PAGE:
Hayden Hurst: Panthers deal is fate after 2nd chance at life
CHARLOTTE, N.C. (BVM) – Hayden Hurst recently signed a three–year contract with the Carolina Panthers. But for the former Cincinnati Bengals tight end, being in Charlotte – which is less than 100 miles from Columbia, South Carolina – feels like fate. After all, during his playing career with Gamecocks, Hurst tried to take his own life and was given a miraculous second chance.
Welcome home, @haydenrhurst 🤙 https://t.co/pRecXJIxsX
— Gamecock Football (@GamecockFB) March 17, 2023
Many can recall that Hurst started out his professional career at 18 years old when he was picked by Pittsburgh in the 17th round of the 2012 MLB Draft. The 6-foot-5 first baseman and relief pitcher could throw 97 mph and was destined for greatness on the diamond.
But, Hurst ended up only playing two seasons in the Pirates organization. He gave up baseball because he was afflicted by “the yips.” According to Hurst, the “yips” ruined his ability to throw with accuracy and he was discouraged by his bad throws.
This is what the yips looked like for former MLB prospect Hayden Hurst, now projected by many to be the first tight end taken in the NFL draft. pic.twitter.com/eP7owr3z7P
— Dan Pompei (@danpompei) April 4, 2018
“I couldn’t even play catch with a kid [a few feet away] and I’m supposed to be a professional baseball player,” Hurst said in an interview with the Atlanta Falcons. “It was horrible and it really affected me on the field obviously and then off the field, it created a downward spiral in my life.”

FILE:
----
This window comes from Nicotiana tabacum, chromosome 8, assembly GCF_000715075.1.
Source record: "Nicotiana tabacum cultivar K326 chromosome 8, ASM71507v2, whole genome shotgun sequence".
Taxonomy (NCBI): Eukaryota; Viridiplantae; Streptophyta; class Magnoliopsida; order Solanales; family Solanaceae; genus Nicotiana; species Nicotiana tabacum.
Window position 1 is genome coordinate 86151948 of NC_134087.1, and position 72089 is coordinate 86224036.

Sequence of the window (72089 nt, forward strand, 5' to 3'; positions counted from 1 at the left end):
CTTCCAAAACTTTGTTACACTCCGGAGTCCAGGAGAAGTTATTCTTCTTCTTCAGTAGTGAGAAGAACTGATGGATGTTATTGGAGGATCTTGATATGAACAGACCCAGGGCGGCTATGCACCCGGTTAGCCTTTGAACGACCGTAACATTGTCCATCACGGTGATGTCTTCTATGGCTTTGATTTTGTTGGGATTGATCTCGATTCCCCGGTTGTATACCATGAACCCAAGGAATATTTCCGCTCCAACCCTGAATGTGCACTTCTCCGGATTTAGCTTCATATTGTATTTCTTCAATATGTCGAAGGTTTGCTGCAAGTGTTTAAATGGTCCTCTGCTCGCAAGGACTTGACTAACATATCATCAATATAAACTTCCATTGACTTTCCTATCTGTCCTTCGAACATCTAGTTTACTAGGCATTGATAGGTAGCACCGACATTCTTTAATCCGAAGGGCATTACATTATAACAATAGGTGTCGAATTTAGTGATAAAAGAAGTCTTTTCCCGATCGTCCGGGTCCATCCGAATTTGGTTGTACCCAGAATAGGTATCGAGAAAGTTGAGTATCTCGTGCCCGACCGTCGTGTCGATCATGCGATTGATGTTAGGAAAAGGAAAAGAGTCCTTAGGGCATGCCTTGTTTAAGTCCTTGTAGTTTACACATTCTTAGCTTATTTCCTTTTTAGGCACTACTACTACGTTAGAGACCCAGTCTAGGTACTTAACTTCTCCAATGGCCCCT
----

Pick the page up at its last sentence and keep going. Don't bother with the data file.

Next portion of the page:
Hurst’s “downward spiral” really began when he felt like he had no other choice but to leave baseball at 21 years old. He got involved with substance abuse as a means to forget the pain of having his childhood dream of baseball ripped away from him.
Hurst believed at the time that making the pivot to football would cure his depression. With only one season of high school football under his belt, he became a walk-on with the South Carolina Gamecocks in 2015.
“My basic football knowledge was elementary – run a route really fast and catch a pass,” Hurst told Bleacher Report. “Everything I did my freshman year was raw. I had no idea what a defense was doing schematically. I couldn’t ID a single coverage.”
But following his sophomore season, in January of 2016, Hurst’s substance abuse caught up to him. He was rushed to the hospital after attempting to end his own life.
“When you’re in that dark spot, you feel alone and nobody cares,” Hurst said in an interview with the Atlanta Falcons. “For some reason, I got a second chance at this thing…. I made a promise to (myself) to make the most of this opportunity.”
Hurst changed the quality of his life by getting more help for his mental health and by believing that football was his destiny. Despite mental health issues, he was able to earn a scholarship and finish out his three seasons with over 1,200 receiving yards, 100 receptions and three touchdowns.
As the 25th overall pick in the first round of the 2018 NFL Draft by the Baltimore Ravens, Hurst was the first tight end selected and just the 13th Gamecock ever drafted in the first round. By this time, he was 25 years old.
Now, the thriving 29-year-old has amassed 1,718 receiving yards and 14 touchdowns during his five-year NFL career with the Ravens (2018–19), Falcons (2020–21) and Cincinnati Bengals (2022).
Big time touchdown for our guy @haydenrhurst!! 🙌💪🔥#TeamESM #GarnetThor 🔨 #NFL #Falcons #RiseUp @HHFoundation81 https://t.co/ETMwE6oVgC
— Gavin Kahn (@Gavin_Kahn) December 26, 2021
Overall, being with the Panthers is a full-circle moment for the tight end since he once got a second chance at life not too far away. He’ll no doubt be bringing his charity work to Charlotte thanks to the Hayden Hurst Foundation – a nonprofit corporation that helps young people find the tools they need for mental health issues.
“I think everybody kind of goes through their own thing, anxiety, depression,” Hurst told NFL reporter Neil Reynolds. “… I just put it all out there because I know what it’s like to be in that headspace… if it can help save lives, I’ll (continue) to put out my story in full detail.”